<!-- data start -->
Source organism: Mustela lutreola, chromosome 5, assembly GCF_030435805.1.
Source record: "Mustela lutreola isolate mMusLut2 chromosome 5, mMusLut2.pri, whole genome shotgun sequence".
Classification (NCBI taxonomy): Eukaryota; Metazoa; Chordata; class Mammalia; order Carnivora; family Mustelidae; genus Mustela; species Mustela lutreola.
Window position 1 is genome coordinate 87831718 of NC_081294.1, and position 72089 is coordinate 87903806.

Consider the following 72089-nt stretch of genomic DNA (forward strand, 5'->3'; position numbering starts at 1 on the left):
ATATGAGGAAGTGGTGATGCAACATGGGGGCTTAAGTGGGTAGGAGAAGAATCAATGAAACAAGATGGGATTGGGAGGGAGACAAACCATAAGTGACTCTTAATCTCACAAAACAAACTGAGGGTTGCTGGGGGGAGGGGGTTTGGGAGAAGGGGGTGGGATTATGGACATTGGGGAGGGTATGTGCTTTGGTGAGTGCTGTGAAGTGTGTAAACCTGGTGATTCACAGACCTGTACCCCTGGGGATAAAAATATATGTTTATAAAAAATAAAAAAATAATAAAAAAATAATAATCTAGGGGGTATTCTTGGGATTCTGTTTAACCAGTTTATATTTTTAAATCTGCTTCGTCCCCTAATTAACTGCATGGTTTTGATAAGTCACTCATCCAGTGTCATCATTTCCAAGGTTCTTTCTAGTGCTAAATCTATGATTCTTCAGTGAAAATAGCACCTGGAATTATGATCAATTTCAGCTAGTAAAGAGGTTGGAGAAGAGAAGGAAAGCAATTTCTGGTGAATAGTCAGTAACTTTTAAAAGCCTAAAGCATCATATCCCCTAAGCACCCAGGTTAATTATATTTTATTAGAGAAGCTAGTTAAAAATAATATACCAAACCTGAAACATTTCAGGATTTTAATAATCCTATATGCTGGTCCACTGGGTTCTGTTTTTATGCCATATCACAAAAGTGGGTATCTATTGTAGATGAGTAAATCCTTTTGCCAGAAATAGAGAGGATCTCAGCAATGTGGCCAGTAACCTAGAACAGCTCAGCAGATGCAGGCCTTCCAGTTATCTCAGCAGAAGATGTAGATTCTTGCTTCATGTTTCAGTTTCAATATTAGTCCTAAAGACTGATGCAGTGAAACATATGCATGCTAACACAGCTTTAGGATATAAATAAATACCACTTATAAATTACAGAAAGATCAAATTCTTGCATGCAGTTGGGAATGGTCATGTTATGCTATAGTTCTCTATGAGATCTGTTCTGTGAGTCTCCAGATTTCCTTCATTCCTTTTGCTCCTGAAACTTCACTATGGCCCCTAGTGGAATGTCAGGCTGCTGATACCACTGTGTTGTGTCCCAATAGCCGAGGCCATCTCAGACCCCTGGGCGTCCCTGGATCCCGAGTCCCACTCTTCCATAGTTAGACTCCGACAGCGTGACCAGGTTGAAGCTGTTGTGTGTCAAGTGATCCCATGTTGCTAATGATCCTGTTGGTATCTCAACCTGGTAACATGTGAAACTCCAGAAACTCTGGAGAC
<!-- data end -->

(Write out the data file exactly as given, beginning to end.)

Source organism: Mustela lutreola, chromosome 5, assembly GCF_030435805.1.
Source record: "Mustela lutreola isolate mMusLut2 chromosome 5, mMusLut2.pri, whole genome shotgun sequence".
Classification (NCBI taxonomy): Eukaryota; Metazoa; Chordata; class Mammalia; order Carnivora; family Mustelidae; genus Mustela; species Mustela lutreola.
Window position 1 is genome coordinate 87831718 of NC_081294.1, and position 72089 is coordinate 87903806.

Consider the following 72089-nt stretch of genomic DNA (forward strand, 5'->3'; position numbering starts at 1 on the left):
ATATGAGGAAGTGGTGATGCAACATGGGGGCTTAAGTGGGTAGGAGAAGAATCAATGAAACAAGATGGGATTGGGAGGGAGACAAACCATAAGTGACTCTTAATCTCACAAAACAAACTGAGGGTTGCTGGGGGGAGGGGGTTTGGGAGAAGGGGGTGGGATTATGGACATTGGGGAGGGTATGTGCTTTGGTGAGTGCTGTGAAGTGTGTAAACCTGGTGATTCACAGACCTGTACCCCTGGGGATAAAAATATATGTTTATAAAAAATAAAAAAATAATAAAAAAATAATAATCTAGGGGGTATTCTTGGGATTCTGTTTAACCAGTTTATATTTTTAAATCTGCTTCGTCCCCTAATTAACTGCATGGTTTTGATAAGTCACTCATCCAGTGTCATCATTTCCAAGGTTCTTTCTAGTGCTAAATCTATGATTCTTCAGTGAAAATAGCACCTGGAATTATGATCAATTTCAGCTAGTAAAGAGGTTGGAGAAGAGAAGGAAAGCAATTTCTGGTGAATAGTCAGTAACTTTTAAAAGCCTAAAGCATCATATCCCCTAAGCACCCAGGTTAATTATATTTTATTAGAGAAGCTAGTTAAAAATAATATACCAAACCTGAAACATTTCAGGATTTTAATAATCCTATATGCTGGTCCACTGGGTTCTGTTTTTATGCCATATCACAAAAGTGGGTATCTATTGTAGATGAGTAAATCCTTTTGCCAGAAATAGAGAGGATCTCAGCAATGTGGCCAGTAACCTAGAACAGCTCAGCAGATGCAGGCCTTCCAGTTATCTCAGCAGAAGATGTAGATTCTTGCTTCATGTTTCAGTTTCAATATTAGTCCTAAAGACTGATGCAGTGAAACATATGCATGCTAACACAGCTTTAGGATATAAATAAATACCACTTATAAATTACAGAAAGATCAAATTCTTGCATGCAGTTGGGAATGGTCATGTTATGCTATAGTTCTCTATGAGATCTGTTCTGTGAGTCTCCAGATTTCCTTCATTCCTTTTGCTCCTGAAACTTCACTATGGCCCCTAGTGGAATGTCAGGCTGCTGATACCACTGTGTTGTGTCCCAATAGCCGAGGCCATCTCAGACCCCTGGGCGTCCCTGGATCCCGAGTCCCACTCTTCCATAGTTAGACTCCGACAGCGTGACCAGGTTGAAGCTGTTGTGTGTCAAGTGATCCCATGTTGCTAATGATCCTGTTGGTATCTCAACCTGGTAACATGTGAAACTCCAGAAACTCTGGAGAC